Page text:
Like everyone who is employed as a University Professor, I have an opportunity to influence the thinking of impressionable young people. This is a solemn responsibility. During the first day of class I tell my students that the root word describing “Professor” is the word “profess.” According to Webster’s dictionary, to profess is “to confess one’s faith in or allegiance to” or “practice or claim to be versed in a calling or profession.”
I go on to tell them that I’ve been a student of economics for nearly forty years. In that time I’ve examined economic systems and have absolutely no doubt that free market capitalism (as contrasted with socialism in its various forms) is the best economic system to maximize the personal freedom and material wealth of the average person. I tell them that there are other professors at the university that disagree with me intensely and that If they want to take a course from a raving Marxist, they should do so. That’s why they go to college; to sample the various courses and professorial views on the “collegiate buffet table”. As liberally educated human beings, it is up to them to work out for themselves where they stand on the great debates of the ages.
To avoid anarchy we need government to provide for the national defense, establish a court system to mediate private contract disputes, to supply local police forces to enforce court decisions, and to mitigate market failure (such as making sure the back flow valves were installed on drilling rigs in the Gulf of Mexico). These functions, however, can be accomplished with a government one-third the size of the government we currently have. The question always arises, “How much should government involve itself in the decisions of private citizens and firms?”
My response is to tell my students that I hold a radical belief. That belief is that “I am better able to control my own life than anyone else on earth.” This means that as long as I don’t violate the property rights of others, I want to be free to make my own decisions and to suffer the rewards or negative consequences of those decisions. If I succeed, it is to my credit. If I fail, it is my disgrace. Life is neither kind nor fair. Each of us goes through periods of joy and elation, often punctuated by sadness and despair. We rely on friends and family to assist us when we suffer from calamity that is not our own making, thereby accepting the responsibility to help others when they suffer the same misfortunes. Such are the actions of responsible people in a free society.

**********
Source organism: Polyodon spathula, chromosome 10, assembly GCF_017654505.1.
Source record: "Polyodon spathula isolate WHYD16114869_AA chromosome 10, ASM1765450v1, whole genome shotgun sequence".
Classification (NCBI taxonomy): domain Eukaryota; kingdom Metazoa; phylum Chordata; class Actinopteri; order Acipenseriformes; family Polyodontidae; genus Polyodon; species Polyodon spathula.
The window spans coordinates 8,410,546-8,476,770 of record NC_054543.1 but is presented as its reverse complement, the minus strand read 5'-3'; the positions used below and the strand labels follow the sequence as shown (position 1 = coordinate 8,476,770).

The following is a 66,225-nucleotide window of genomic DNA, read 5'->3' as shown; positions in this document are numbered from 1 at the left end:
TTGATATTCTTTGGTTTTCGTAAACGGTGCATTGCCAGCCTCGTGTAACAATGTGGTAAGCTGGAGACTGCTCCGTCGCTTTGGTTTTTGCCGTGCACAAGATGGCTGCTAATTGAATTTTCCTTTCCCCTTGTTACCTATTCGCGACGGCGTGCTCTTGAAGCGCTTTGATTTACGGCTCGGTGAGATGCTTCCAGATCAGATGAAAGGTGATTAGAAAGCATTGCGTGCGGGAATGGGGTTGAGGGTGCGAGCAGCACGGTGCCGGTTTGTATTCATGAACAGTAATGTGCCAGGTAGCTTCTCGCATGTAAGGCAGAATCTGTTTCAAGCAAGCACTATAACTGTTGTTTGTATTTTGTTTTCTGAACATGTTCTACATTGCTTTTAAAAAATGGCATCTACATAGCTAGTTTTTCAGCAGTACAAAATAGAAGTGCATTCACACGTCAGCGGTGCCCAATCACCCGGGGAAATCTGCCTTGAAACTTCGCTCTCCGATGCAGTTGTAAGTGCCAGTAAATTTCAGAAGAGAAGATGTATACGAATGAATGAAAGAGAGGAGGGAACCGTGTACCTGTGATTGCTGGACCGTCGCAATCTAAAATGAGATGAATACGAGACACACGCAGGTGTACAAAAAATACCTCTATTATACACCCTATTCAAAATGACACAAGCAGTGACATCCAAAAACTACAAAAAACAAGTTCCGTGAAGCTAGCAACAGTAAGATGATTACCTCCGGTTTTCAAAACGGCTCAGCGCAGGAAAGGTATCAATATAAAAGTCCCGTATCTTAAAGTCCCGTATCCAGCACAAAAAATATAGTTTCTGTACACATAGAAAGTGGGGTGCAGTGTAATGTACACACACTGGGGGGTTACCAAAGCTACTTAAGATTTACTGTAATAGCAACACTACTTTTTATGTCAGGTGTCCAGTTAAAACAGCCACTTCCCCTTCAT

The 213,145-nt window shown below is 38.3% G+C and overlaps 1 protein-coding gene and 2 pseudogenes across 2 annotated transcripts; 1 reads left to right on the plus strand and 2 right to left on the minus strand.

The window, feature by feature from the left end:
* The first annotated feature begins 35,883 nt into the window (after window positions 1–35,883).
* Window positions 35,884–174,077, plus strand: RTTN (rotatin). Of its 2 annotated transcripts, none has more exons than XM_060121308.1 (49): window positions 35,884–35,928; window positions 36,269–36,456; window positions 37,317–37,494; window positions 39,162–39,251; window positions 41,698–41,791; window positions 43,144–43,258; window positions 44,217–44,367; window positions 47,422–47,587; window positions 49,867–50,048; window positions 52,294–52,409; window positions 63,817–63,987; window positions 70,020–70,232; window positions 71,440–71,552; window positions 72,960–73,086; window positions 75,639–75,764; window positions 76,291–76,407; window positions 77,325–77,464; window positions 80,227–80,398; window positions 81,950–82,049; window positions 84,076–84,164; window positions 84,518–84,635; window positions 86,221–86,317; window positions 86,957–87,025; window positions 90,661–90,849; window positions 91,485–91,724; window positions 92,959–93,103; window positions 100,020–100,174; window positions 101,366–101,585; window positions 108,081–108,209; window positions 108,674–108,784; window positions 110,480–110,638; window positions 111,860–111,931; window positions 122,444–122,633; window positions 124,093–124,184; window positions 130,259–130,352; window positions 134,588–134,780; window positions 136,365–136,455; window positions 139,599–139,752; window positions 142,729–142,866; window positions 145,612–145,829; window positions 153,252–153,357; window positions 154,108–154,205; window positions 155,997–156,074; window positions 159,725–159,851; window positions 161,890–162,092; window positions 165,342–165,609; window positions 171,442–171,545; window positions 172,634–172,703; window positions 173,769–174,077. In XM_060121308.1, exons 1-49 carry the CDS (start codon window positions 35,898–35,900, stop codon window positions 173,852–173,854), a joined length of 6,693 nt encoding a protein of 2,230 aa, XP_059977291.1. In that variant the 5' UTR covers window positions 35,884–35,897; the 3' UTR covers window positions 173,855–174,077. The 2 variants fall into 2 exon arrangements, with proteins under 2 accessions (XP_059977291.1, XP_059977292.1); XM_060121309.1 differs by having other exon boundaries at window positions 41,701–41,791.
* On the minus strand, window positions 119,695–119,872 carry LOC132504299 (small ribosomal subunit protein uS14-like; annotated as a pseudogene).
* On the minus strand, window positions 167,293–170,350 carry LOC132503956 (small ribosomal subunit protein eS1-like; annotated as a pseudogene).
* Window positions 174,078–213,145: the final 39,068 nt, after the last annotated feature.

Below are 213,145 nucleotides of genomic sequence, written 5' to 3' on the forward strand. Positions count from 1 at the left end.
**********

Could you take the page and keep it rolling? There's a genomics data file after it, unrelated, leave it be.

Only a limited government can provide the unfettered economic environment that encourages the creative activities of people. Governments that excessively regulate or tax people and their enterprise simply reduce economic activity and the jobs that economic freedom provides. The United States of America asserted itself as the world’s major economic and military power during the twentieth century largely because our size of government and its regulations was small, relative to competing nations.
The President of the United States is a community organizer. His entire career has been predicated on the proposition that money comes from Government and it is spent on programs like providing “smoking cessation” counselors in the inner cities. He is either unfamiliar with or oblivious to the lessons of economic history. It is not too late to keep our nation from teetering over the cliff of European socialism (or worse).
As we reel from the effects of Wall Street bailouts, failed “stimulus” plans, the attempted socialization of heath care, and cap and trade legislation, it is time for the voters of this great nation to wake up. Voters who sleep-walk past the next election and don’t insist on reducing the absolute size of government in the United States will do so at their own peril. They will be more than merely negligent; they will be complicit players in the destruction of the American dream.